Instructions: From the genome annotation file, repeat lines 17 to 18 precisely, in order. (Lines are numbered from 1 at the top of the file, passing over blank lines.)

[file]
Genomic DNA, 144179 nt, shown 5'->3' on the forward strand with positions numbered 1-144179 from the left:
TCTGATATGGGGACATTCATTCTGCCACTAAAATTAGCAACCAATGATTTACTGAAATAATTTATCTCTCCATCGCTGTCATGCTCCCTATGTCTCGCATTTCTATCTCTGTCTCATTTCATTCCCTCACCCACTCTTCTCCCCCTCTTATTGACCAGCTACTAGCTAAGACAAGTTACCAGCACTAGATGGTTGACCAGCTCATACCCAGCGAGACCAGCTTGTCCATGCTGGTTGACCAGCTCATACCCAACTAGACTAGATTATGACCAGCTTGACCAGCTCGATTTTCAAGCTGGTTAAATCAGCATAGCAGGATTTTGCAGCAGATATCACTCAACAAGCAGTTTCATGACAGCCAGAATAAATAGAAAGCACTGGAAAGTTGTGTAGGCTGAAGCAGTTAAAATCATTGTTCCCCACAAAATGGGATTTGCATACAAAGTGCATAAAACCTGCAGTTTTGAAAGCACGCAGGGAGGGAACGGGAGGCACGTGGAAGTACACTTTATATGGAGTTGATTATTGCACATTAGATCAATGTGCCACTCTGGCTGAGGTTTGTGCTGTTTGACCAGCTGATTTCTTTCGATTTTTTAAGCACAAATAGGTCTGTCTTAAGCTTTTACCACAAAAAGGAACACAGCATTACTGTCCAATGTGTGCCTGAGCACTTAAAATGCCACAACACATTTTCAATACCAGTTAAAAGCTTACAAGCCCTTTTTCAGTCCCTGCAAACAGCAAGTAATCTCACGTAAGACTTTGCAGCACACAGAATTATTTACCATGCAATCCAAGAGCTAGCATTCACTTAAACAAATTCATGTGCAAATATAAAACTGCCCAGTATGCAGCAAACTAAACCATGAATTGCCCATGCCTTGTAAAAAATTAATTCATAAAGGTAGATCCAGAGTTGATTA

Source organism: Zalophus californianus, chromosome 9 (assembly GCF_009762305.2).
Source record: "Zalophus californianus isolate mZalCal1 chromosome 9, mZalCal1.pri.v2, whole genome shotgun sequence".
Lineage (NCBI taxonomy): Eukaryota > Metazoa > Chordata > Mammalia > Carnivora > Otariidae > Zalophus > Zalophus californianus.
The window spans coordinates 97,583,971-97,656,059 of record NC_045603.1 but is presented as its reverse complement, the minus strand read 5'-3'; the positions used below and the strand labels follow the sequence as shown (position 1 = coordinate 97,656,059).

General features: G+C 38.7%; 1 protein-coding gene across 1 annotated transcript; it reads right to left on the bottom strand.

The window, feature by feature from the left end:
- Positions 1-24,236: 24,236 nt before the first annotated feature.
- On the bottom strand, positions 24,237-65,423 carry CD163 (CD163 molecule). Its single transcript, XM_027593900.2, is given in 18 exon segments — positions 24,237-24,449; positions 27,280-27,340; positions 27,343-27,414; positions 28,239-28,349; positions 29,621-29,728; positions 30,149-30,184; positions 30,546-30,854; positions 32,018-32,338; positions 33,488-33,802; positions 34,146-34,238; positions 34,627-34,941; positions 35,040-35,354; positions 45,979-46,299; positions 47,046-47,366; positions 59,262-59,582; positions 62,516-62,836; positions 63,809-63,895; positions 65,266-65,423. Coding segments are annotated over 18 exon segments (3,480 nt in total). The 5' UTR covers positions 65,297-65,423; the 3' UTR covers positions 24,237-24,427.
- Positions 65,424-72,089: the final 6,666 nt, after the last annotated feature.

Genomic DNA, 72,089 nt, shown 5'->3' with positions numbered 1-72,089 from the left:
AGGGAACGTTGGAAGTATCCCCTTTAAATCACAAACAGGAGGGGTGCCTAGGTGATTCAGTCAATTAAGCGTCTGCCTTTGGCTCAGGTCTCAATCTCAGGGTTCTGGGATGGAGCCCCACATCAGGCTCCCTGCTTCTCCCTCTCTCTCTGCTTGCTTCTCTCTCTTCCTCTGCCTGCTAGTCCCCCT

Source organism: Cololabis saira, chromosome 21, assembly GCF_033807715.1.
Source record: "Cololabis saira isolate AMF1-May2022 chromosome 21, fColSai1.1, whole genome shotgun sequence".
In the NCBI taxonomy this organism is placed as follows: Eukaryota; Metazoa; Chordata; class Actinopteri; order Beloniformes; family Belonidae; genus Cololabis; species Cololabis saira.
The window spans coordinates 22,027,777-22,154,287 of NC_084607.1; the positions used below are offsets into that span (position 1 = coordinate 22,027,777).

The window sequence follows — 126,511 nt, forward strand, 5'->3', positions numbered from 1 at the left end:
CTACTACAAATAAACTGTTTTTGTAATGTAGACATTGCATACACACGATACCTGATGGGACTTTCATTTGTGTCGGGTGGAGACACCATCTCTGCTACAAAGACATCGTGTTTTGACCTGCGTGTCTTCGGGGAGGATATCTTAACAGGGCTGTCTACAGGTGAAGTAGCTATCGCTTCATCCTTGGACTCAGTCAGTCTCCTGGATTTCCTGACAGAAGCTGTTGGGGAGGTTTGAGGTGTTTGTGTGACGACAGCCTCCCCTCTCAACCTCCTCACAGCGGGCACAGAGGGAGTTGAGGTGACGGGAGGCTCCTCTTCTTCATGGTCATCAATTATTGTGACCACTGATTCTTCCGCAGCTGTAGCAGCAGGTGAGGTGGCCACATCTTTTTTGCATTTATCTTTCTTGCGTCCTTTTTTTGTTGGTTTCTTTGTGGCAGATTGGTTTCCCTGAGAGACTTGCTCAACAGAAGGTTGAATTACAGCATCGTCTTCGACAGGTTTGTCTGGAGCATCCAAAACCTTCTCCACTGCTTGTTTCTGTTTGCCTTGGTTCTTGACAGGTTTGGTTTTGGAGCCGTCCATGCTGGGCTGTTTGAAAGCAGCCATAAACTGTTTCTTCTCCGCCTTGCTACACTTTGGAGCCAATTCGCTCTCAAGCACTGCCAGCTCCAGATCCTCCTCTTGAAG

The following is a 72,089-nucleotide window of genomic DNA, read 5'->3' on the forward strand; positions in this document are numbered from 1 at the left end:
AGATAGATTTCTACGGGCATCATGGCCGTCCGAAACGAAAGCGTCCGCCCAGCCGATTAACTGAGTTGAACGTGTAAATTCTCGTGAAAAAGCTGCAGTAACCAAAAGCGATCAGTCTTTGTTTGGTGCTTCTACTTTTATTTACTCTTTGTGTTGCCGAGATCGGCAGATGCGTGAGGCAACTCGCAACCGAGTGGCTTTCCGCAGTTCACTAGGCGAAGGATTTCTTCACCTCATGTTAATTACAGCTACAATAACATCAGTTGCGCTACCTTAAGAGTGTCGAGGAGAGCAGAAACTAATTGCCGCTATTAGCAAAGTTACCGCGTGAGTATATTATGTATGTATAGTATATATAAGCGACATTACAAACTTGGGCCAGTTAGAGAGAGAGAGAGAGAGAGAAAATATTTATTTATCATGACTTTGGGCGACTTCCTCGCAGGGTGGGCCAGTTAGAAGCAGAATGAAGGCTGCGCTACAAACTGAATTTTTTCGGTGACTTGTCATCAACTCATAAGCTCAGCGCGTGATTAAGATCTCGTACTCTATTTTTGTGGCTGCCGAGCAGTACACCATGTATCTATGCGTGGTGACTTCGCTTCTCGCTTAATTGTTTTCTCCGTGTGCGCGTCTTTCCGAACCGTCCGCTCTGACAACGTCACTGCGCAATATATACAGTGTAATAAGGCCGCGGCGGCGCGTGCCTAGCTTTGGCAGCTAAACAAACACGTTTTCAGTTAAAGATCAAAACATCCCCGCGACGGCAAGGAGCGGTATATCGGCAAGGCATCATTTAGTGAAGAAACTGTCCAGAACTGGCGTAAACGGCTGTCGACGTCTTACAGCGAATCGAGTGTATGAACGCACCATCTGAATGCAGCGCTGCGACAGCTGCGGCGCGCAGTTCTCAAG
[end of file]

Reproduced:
The window spans coordinates 22,027,777-22,154,287 of NC_084607.1; the positions used below are offsets into that span (position 1 = coordinate 22,027,777).

The window sequence follows — 126,511 nt, forward strand, 5'->3', positions numbered from 1 at the left end: